The disciplines of sociology and international relations (IR) have long followed rather different paths of development. The former’s traditional focus was on understanding the dominant patterns of social change within national societies; the latter was largely interested in explaining relations between states, and with analysing other phenomena insofar as they influence international political dynamics. The two disciplines have moved more closely together in recent years. Sociological explorations of state-formation led to the investigation of military competition between states though not necessarily to a serious engagement with international relations as an academic discipline. Students of international relations have responded to those developments by absorbing elements of historical sociology within their frameworks of analysis as John Hobson’s contribution to this issue will attest. But the number of scholars who specialise in exploring linkages between sociology or historical sociology and international relations, though increasing, still remains small.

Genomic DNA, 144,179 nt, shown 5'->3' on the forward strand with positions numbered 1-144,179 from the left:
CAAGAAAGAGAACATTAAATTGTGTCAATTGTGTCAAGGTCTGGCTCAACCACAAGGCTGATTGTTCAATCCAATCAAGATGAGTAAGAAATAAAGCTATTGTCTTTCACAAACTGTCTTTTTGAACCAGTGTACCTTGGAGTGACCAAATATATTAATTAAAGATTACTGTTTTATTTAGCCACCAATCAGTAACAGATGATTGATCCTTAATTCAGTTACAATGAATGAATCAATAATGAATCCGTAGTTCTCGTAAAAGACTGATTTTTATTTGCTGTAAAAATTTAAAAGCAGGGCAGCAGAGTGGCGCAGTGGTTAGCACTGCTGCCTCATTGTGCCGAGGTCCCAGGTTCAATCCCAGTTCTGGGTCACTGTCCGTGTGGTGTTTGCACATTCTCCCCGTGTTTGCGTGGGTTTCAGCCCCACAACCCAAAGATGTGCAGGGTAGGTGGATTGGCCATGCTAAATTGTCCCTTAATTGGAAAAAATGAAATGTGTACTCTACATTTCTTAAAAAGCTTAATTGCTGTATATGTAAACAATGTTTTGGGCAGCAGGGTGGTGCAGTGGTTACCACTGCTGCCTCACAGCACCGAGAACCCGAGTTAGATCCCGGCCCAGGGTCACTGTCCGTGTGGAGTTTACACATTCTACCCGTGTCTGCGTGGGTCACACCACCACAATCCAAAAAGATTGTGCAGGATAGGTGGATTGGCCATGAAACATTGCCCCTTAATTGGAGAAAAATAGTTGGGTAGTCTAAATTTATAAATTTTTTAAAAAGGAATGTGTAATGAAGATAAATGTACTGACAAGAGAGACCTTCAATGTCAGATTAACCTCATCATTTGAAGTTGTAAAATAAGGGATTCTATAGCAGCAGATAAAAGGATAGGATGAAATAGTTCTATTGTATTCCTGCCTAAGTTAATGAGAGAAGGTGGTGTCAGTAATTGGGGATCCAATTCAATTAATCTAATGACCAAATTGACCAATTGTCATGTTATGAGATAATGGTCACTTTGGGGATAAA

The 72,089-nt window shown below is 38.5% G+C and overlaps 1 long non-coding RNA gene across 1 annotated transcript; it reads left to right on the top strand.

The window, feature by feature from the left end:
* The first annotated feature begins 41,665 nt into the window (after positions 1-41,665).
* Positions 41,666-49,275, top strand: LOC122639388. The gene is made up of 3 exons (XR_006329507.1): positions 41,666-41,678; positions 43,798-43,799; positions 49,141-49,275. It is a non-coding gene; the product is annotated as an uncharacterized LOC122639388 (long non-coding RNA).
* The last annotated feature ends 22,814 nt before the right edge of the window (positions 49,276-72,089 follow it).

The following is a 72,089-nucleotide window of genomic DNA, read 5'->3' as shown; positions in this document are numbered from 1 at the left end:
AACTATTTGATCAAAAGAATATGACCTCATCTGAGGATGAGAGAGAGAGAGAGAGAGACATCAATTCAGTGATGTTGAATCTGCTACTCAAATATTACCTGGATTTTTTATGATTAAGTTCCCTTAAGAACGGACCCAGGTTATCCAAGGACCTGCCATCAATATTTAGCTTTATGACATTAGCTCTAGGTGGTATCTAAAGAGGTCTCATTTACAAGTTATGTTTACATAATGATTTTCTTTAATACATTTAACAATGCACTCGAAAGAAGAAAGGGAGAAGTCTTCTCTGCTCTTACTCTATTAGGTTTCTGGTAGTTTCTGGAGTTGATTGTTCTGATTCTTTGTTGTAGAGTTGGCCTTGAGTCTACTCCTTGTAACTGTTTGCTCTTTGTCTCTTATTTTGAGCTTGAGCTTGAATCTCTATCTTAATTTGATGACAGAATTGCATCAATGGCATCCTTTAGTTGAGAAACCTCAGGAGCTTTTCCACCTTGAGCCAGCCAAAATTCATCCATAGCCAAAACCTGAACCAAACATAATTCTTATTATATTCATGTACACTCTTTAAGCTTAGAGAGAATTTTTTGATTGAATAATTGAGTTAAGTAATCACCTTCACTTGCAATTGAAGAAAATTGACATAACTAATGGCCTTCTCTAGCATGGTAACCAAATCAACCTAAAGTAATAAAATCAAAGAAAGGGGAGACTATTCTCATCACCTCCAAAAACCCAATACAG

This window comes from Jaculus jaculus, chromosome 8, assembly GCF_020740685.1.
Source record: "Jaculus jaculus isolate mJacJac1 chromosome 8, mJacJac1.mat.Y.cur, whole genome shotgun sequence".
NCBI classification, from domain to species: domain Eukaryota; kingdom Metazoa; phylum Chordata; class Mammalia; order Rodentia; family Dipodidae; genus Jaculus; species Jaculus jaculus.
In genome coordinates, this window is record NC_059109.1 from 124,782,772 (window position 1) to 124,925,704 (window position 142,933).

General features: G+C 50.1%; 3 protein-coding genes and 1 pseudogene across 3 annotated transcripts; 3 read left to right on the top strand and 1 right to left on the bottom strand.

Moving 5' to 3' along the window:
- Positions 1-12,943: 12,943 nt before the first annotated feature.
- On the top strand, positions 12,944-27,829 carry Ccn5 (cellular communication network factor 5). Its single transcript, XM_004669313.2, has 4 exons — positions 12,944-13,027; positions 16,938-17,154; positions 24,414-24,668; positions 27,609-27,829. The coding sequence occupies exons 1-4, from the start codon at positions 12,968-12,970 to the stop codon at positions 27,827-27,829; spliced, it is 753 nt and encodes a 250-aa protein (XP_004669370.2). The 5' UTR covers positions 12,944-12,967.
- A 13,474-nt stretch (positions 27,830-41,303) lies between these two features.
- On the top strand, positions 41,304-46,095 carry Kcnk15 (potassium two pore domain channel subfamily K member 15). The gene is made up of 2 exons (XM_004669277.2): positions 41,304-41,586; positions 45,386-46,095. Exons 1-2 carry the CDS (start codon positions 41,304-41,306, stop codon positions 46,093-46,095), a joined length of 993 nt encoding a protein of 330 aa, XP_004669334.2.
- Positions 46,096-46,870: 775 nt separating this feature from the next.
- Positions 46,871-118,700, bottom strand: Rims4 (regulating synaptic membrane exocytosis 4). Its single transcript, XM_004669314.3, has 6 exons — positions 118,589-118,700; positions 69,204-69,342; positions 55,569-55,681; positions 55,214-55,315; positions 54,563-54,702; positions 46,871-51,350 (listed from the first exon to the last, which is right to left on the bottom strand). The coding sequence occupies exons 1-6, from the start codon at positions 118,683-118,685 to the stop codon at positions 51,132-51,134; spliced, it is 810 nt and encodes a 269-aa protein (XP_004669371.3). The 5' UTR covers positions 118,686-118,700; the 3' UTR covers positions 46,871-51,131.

|Journal||Human Figurations: Longterm perspectives on the human condition|
|Publication status||Published (in print/issue) - 1 Jul 2012|